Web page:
Tax reform will require compromise

In his response to my opinion piece in which I proposed needed tax reform ('Change tax structure to end Oregon's economic mediocrity,' The Times, Dec. 13), John Kovash rightly points out a commonly known characteristic of sales taxes - they are regressive ('Bruun's plan puts burden on middle, low-income earners,' The Times, Jan. 10). Consumption or sales taxes affect lower-earners more than higher-earners. After all, if a higher income person and a lower income person both purchase and pay taxes on identical $900 television sets, the effective tax rate paid by the lower-income purchaser will be greater.

The regressive nature of a consumption tax is one reason why I am very careful in pointing out that any proposed consumption tax must exclude essential purchases like food, medicine and medical services.

I also attempt to mitigate the regressive effects of a consumption tax on working families by proposing a $500 per child tax credit. A child tax credit, coupled with a 50 percent reduction in income taxes, would take many lower-income Oregonians off the tax roles completely.

Mr. Kovash may be right in implying that this is still insufficient. Perhaps a larger child tax credit, say $750, may be closer to the mark. Perhaps we also need a low-income or senior tax credit, paid for by adjusting the corporate minimum tax. All of these are excellent variables to consider as we grapple with overall tax reform.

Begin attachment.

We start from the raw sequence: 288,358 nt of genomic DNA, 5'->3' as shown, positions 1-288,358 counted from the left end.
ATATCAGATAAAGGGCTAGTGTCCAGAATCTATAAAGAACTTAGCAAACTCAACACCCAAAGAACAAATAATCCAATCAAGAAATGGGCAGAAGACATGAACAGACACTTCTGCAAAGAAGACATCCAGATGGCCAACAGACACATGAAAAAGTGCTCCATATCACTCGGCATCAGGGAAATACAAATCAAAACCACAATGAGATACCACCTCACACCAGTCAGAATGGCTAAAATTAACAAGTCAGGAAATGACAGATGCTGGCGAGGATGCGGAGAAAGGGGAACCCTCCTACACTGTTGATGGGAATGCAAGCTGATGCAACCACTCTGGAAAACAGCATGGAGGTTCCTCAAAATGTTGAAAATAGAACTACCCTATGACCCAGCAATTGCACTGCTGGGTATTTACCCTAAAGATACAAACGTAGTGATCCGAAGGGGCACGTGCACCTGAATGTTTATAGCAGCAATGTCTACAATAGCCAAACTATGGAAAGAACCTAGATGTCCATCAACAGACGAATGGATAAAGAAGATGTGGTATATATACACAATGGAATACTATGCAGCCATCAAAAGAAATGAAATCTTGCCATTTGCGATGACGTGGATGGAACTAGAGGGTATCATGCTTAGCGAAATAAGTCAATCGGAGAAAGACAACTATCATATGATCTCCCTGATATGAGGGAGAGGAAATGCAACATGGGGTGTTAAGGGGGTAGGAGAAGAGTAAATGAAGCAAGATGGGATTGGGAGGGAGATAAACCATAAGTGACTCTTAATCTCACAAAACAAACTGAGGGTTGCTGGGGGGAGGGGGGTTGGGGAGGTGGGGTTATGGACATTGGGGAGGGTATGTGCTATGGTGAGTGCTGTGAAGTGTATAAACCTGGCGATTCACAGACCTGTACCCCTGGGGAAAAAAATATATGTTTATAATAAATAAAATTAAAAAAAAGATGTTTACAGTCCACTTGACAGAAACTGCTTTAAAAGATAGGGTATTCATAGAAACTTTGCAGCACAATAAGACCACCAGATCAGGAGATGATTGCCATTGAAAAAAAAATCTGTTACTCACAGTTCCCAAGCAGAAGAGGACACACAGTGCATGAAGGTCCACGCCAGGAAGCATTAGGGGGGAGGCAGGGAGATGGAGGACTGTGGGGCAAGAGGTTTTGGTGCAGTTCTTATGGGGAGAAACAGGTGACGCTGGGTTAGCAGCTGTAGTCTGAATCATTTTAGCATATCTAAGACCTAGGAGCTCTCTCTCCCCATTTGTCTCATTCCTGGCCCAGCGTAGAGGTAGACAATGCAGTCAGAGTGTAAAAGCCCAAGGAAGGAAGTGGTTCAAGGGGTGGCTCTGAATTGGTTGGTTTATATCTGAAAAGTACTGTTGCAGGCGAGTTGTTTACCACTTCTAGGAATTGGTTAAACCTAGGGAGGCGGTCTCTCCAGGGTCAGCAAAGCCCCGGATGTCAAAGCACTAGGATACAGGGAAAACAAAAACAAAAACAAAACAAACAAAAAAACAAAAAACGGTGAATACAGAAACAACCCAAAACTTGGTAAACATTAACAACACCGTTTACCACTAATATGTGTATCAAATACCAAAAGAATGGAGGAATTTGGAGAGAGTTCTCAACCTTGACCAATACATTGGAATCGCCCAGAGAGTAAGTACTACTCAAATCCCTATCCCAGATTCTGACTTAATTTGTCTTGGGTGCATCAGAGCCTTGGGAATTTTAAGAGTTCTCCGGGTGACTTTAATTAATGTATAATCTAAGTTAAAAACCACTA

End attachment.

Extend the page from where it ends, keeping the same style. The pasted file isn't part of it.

Mr. Kovash may also be correct when he points out that 70 percent of our economy is based on consumer spending. But consumer spending - the retail sales of goods ands services, much of which are produced in China and Mexico - is not what creates a healthy economy. Retail sales and service jobs are not what will propel Oregon to world-class status as a leader in the global economy. Instead, an economy based on retail sales and consumption, rather than investment and innovation, will always be relegated to tepid wages and economic mediocrity.

A healthy, globally competitive economy needs widespread innovation and intelligence. It needs the kind of wealth creating ideas and talent that can be found in Oregon's traded sector industries. And it needs the kind of tax structure that promotes investment, innovation and risk.

Successful tax reform will not be based on my proposal alone. Instead, reform will move from conversation to bipartisan compromise and entail the opinions and interests of Oregonians across the political and economic spectrums. And with the voices of hundreds if not thousands of Oregonians engaged in the conversation, I'm confident that tax reform is something in which all Oregon will one day be proud.


West Linn

Tualatin Boy Scouts thank tree recyclers

The Boy Scouts from Troop 35 in Tualatin would like to thank the community for recycling their Christmas trees with them. The boys recycled over 700 trees this year.

S and H Logging in Stafford was a big help in achieving this recycling. They chipped up the Christmas trees for mulch and other products.

Clean it up Mark! supplied trucks to several troops for the 12th consecutive year.

The money raised from the tree recycling supports the boys in paying for summer camps and other outings and activities. Troop 35 has outings in every month, doing snow activities, horseback riding, rafting and camping.


Troop 35 committee member


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